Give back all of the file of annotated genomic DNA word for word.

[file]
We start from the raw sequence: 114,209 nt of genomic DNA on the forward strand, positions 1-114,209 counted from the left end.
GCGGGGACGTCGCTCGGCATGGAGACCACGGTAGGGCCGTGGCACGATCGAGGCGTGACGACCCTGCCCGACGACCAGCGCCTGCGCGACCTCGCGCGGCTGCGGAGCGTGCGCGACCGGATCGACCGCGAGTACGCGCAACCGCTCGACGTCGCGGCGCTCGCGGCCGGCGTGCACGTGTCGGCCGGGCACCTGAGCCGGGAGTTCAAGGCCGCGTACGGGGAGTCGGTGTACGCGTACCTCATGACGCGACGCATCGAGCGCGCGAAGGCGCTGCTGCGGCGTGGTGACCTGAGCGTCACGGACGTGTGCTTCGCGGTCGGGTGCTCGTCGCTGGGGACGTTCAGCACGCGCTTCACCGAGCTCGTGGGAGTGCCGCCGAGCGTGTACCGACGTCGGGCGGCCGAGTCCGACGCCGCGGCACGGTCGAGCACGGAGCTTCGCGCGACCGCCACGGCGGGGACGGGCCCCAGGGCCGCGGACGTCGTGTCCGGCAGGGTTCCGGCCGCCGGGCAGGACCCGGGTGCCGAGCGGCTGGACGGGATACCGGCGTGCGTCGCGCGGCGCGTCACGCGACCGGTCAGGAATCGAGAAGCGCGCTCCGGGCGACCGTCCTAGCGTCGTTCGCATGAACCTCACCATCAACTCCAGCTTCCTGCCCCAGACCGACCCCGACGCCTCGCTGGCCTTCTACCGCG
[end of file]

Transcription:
We start from the raw sequence: 114,209 nt of genomic DNA on the forward strand, positions 1-114,209 counted from the left end.
GCGGGGACGTCGCTCGGCATGGAGACCACGGTAGGGCCGTGGCACGATCGAGGCGTGACGACCCTGCCCGACGACCAGCGCCTGCGCGACCTCGCGCGGCTGCGGAGCGTGCGCGACCGGATCGACCGCGAGTACGCGCAACCGCTCGACGTCGCGGCGCTCGCGGCCGGCGTGCACGTGTCGGCCGGGCACCTGAGCCGGGAGTTCAAGGCCGCGTACGGGGAGTCGGTGTACGCGTACCTCATGACGCGACGCATCGAGCGCGCGAAGGCGCTGCTGCGGCGTGGTGACCTGAGCGTCACGGACGTGTGCTTCGCGGTCGGGTGCTCGTCGCTGGGGACGTTCAGCACGCGCTTCACCGAGCTCGTGGGAGTGCCGCCGAGCGTGTACCGACGTCGGGCGGCCGAGTCCGACGCCGCGGCACGGTCGAGCACGGAGCTTCGCGCGACCGCCACGGCGGGGACGGGCCCCAGGGCCGCGGACGTCGTGTCCGGCAGGGTTCCGGCCGCCGGGCAGGACCCGGGTGCCGAGCGGCTGGACGGGATACCGGCGTGCGTCGCGCGGCGCGTCACGCGACCGGTCAGGAATCGAGAAGCGCGCTCCGGGCGACCGTCCTAGCGTCGTTCGCATGAACCTCACCATCAACTCCAGCTTCCTGCCCCAGACCGACCCCGACGCCTCGCTGGCCTTCTACCGCG